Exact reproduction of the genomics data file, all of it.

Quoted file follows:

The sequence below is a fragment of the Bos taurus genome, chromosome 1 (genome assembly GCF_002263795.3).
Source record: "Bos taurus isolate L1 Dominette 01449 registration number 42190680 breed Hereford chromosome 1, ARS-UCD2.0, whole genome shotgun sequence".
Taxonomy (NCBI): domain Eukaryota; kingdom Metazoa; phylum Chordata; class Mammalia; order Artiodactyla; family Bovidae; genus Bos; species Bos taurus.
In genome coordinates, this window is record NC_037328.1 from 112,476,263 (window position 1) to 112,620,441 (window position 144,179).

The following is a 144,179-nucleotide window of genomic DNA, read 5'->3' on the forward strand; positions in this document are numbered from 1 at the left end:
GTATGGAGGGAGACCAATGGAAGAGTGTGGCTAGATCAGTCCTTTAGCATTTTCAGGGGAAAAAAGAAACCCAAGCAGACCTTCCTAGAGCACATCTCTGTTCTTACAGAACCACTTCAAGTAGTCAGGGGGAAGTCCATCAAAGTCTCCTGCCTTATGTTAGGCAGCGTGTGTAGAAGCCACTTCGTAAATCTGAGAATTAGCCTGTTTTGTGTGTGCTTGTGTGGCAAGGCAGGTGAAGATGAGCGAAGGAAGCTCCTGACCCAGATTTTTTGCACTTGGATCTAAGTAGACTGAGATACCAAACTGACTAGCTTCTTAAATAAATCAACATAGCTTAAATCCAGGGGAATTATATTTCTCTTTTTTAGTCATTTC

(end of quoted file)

The sequence below is a fragment of the Bos taurus genome, chromosome 1 (genome assembly GCF_002263795.3).
Source record: "Bos taurus isolate L1 Dominette 01449 registration number 42190680 breed Hereford chromosome 1, ARS-UCD2.0, whole genome shotgun sequence".
Taxonomy (NCBI): domain Eukaryota; kingdom Metazoa; phylum Chordata; class Mammalia; order Artiodactyla; family Bovidae; genus Bos; species Bos taurus.
In genome coordinates, this window is record NC_037328.1 from 112,476,263 (window position 1) to 112,620,441 (window position 144,179).

The following is a 144,179-nucleotide window of genomic DNA, read 5'->3' on the forward strand; positions in this document are numbered from 1 at the left end:
GTATGGAGGGAGACCAATGGAAGAGTGTGGCTAGATCAGTCCTTTAGCATTTTCAGGGGAAAAAAGAAACCCAAGCAGACCTTCCTAGAGCACATCTCTGTTCTTACAGAACCACTTCAAGTAGTCAGGGGGAAGTCCATCAAAGTCTCCTGCCTTATGTTAGGCAGCGTGTGTAGAAGCCACTTCGTAAATCTGAGAATTAGCCTGTTTTGTGTGTGCTTGTGTGGCAAGGCAGGTGAAGATGAGCGAAGGAAGCTCCTGACCCAGATTTTTTGCACTTGGATCTAAGTAGACTGAGATACCAAACTGACTAGCTTCTTAAATAAATCAACATAGCTTAAATCCAGGGGAATTATATTTCTCTTTTTTAGTCATTTC